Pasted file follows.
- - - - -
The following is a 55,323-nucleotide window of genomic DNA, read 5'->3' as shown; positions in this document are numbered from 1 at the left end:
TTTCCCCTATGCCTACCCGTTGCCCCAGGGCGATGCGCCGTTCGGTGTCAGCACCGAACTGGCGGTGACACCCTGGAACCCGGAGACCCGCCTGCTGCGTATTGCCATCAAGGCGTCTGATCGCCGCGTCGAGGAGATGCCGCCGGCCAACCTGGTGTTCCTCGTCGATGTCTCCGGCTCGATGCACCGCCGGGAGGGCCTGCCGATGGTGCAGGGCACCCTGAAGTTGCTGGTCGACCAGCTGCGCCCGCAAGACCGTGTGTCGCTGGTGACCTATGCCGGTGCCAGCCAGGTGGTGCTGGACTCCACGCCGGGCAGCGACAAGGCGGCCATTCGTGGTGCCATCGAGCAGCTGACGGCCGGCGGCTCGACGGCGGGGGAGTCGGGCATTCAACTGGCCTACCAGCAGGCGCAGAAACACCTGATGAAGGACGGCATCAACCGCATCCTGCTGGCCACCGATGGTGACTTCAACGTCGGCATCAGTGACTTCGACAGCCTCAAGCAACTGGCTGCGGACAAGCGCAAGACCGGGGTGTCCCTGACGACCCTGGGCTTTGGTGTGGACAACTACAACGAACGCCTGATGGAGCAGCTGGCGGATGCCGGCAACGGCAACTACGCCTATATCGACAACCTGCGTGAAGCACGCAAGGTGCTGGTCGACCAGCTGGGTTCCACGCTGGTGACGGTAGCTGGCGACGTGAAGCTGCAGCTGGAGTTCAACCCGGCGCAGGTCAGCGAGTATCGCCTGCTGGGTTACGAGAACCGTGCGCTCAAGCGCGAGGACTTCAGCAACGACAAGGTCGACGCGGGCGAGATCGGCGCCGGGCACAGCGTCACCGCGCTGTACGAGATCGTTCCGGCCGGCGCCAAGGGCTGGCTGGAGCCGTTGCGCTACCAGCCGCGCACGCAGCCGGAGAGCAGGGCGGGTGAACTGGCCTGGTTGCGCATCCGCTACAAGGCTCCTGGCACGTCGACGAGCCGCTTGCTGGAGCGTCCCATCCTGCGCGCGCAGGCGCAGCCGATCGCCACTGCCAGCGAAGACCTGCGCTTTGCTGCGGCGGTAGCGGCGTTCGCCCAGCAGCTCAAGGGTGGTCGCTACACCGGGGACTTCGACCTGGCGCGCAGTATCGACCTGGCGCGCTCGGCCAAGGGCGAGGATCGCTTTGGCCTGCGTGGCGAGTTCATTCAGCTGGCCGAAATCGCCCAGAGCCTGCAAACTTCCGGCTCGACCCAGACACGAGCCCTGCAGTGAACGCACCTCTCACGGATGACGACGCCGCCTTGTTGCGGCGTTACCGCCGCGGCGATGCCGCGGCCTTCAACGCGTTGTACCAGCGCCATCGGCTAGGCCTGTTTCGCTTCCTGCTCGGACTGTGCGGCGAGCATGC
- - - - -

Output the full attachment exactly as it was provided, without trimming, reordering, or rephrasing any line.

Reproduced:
The following is a 55,323-nucleotide window of genomic DNA, read 5'->3' as shown; positions in this document are numbered from 1 at the left end:
TTTCCCCTATGCCTACCCGTTGCCCCAGGGCGATGCGCCGTTCGGTGTCAGCACCGAACTGGCGGTGACACCCTGGAACCCGGAGACCCGCCTGCTGCGTATTGCCATCAAGGCGTCTGATCGCCGCGTCGAGGAGATGCCGCCGGCCAACCTGGTGTTCCTCGTCGATGTCTCCGGCTCGATGCACCGCCGGGAGGGCCTGCCGATGGTGCAGGGCACCCTGAAGTTGCTGGTCGACCAGCTGCGCCCGCAAGACCGTGTGTCGCTGGTGACCTATGCCGGTGCCAGCCAGGTGGTGCTGGACTCCACGCCGGGCAGCGACAAGGCGGCCATTCGTGGTGCCATCGAGCAGCTGACGGCCGGCGGCTCGACGGCGGGGGAGTCGGGCATTCAACTGGCCTACCAGCAGGCGCAGAAACACCTGATGAAGGACGGCATCAACCGCATCCTGCTGGCCACCGATGGTGACTTCAACGTCGGCATCAGTGACTTCGACAGCCTCAAGCAACTGGCTGCGGACAAGCGCAAGACCGGGGTGTCCCTGACGACCCTGGGCTTTGGTGTGGACAACTACAACGAACGCCTGATGGAGCAGCTGGCGGATGCCGGCAACGGCAACTACGCCTATATCGACAACCTGCGTGAAGCACGCAAGGTGCTGGTCGACCAGCTGGGTTCCACGCTGGTGACGGTAGCTGGCGACGTGAAGCTGCAGCTGGAGTTCAACCCGGCGCAGGTCAGCGAGTATCGCCTGCTGGGTTACGAGAACCGTGCGCTCAAGCGCGAGGACTTCAGCAACGACAAGGTCGACGCGGGCGAGATCGGCGCCGGGCACAGCGTCACCGCGCTGTACGAGATCGTTCCGGCCGGCGCCAAGGGCTGGCTGGAGCCGTTGCGCTACCAGCCGCGCACGCAGCCGGAGAGCAGGGCGGGTGAACTGGCCTGGTTGCGCATCCGCTACAAGGCTCCTGGCACGTCGACGAGCCGCTTGCTGGAGCGTCCCATCCTGCGCGCGCAGGCGCAGCCGATCGCCACTGCCAGCGAAGACCTGCGCTTTGCTGCGGCGGTAGCGGCGTTCGCCCAGCAGCTCAAGGGTGGTCGCTACACCGGGGACTTCGACCTGGCGCGCAGTATCGACCTGGCGCGCTCGGCCAAGGGCGAGGATCGCTTTGGCCTGCGTGGCGAGTTCATTCAGCTGGCCGAAATCGCCCAGAGCCTGCAAACTTCCGGCTCGACCCAGACACGAGCCCTGCAGTGAACGCACCTCTCACGGATGACGACGCCGCCTTGTTGCGGCGTTACCGCCGCGGCGATGCCGCGGCCTTCAACGCGTTGTACCAGCGCCATCGGCTAGGCCTGTTTCGCTTCCTGCTCGGACTGTGCGGCGAGCATGC